In light of this, it is often preferable to avoid entering into a modifying agreement where it is possible instead to enter into a completely new regulated agreement.

Unfair Relationships

A new concept of 'unfair relationships' was introduced by the Consumer Credit Act 2006. The new unfair relationships provisions, which have retrospective effect, repeal and replace sections in the 1974 Act that deal with extortionate credit bargains. They empower a court to make an order that a relationship between a creditor and debtor arising out of a consumer credit agreement is unfair because of one or more of the following (having regard to all matters that it thinks relevant):

  • any of the terms of the agreement or of any related agreement;
  • the way in which the creditor has exercised or enforced any of his rights under agreement or related agreement; or
  • any other thing done (or not done) by, or on behalf of, the creditor (either before or after the making of the agreement or any related agreement).

If a court determines that an unfair relationship has arisen, it has very wide powers in relation to the agreement, including the right to change the agreement; to require a creditor to repay any sum paid by the debtor; and to reduce and even discharge any sum payable by the debtor.

he concept has been criticised for being drafted too widely and for being unfair to creditors. There are concerns that the provisions could result in courts intervening and rewriting consumer credit agreements in a wide variety of situations and that the concept introduces an element of legal uncertainty to consumer credit agreements.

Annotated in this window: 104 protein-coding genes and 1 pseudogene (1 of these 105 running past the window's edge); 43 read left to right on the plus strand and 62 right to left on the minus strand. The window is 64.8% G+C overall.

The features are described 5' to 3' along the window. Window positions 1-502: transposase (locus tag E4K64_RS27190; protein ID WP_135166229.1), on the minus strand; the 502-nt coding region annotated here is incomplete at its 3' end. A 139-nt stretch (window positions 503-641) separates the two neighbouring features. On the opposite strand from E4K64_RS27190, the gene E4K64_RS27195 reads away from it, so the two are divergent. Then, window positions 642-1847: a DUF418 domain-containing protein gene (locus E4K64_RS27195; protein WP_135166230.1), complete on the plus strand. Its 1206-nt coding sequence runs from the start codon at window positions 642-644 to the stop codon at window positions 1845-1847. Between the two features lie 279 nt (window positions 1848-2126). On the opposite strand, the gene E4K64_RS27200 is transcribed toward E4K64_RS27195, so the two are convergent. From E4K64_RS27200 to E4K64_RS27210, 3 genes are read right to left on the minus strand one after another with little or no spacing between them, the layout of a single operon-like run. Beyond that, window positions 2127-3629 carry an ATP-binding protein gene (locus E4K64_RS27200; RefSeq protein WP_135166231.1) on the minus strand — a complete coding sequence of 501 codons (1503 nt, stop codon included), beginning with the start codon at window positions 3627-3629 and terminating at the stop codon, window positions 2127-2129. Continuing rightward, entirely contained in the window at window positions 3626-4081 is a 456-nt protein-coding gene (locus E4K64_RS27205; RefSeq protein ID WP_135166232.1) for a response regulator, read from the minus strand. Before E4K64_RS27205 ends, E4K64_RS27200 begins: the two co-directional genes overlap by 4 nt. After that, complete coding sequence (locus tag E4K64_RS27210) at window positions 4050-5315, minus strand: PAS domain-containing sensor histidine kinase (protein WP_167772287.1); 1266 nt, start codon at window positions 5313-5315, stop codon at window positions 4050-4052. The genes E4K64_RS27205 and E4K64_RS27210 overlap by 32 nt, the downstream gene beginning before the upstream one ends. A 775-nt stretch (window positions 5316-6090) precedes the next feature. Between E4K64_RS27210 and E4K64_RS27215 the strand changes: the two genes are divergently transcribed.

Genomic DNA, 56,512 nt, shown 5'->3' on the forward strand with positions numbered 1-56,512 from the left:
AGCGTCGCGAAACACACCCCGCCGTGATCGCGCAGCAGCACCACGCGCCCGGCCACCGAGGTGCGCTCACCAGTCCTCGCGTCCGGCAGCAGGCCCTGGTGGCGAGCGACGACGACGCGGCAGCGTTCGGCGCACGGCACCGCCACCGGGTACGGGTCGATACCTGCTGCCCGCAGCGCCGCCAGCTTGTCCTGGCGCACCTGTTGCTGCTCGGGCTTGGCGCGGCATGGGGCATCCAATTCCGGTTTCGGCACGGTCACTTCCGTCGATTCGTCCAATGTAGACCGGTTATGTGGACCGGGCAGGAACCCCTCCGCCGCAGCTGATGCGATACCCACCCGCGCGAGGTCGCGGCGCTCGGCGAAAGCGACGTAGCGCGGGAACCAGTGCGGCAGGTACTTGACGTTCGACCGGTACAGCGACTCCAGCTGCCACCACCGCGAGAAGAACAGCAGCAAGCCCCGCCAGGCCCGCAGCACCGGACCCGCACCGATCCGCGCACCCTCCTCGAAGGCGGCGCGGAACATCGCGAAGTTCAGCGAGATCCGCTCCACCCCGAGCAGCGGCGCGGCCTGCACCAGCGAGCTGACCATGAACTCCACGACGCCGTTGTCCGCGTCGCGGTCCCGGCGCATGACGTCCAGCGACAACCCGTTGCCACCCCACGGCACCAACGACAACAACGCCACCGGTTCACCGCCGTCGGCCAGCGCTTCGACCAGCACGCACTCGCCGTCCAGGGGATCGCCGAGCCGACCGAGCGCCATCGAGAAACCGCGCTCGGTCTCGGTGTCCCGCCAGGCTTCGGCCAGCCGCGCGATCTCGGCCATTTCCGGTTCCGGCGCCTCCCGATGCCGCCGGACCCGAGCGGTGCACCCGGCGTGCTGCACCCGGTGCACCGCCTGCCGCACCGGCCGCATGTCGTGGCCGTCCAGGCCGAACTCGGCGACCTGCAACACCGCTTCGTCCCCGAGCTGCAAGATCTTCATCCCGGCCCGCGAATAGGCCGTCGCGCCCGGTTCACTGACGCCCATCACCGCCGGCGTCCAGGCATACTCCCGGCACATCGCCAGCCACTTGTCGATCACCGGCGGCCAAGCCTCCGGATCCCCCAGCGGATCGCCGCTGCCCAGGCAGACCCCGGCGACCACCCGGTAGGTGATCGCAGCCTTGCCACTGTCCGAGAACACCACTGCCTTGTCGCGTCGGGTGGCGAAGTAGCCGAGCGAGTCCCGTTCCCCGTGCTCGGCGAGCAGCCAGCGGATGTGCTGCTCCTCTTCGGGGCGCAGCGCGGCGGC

The unfair relationships concept has only been applicable to all regulated agreements since 6 April 2008 and we are yet to see exactly how widely the courts will interpret the provisions or what creditors will need to do to ensure that customers are treated fairly.

Key Conclusions

The legal regime that governs consumer credit in the UK is complex and highly prescriptive. It encompasses a plethora of different types of agreements and imposes obligations on creditors which begin prior to the execution and continue throughout the duration of an agreement extending to its point of termination or cessation. It is therefore imperative that consumer credit agreements are carefully drafted and existing agreements regularly reviewed. The smallest change in circumstances can necessitate the drafting of a very different document.

It is always advisable to consult a lawyer before drafting a new consumer credit agreement and/or a modifying agreement or if you have any concerns about the enforceability of existing agreements.

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The content of this article is intended to provide a general guide to the subject matter. Specialist advice should be sought about your specific circumstances.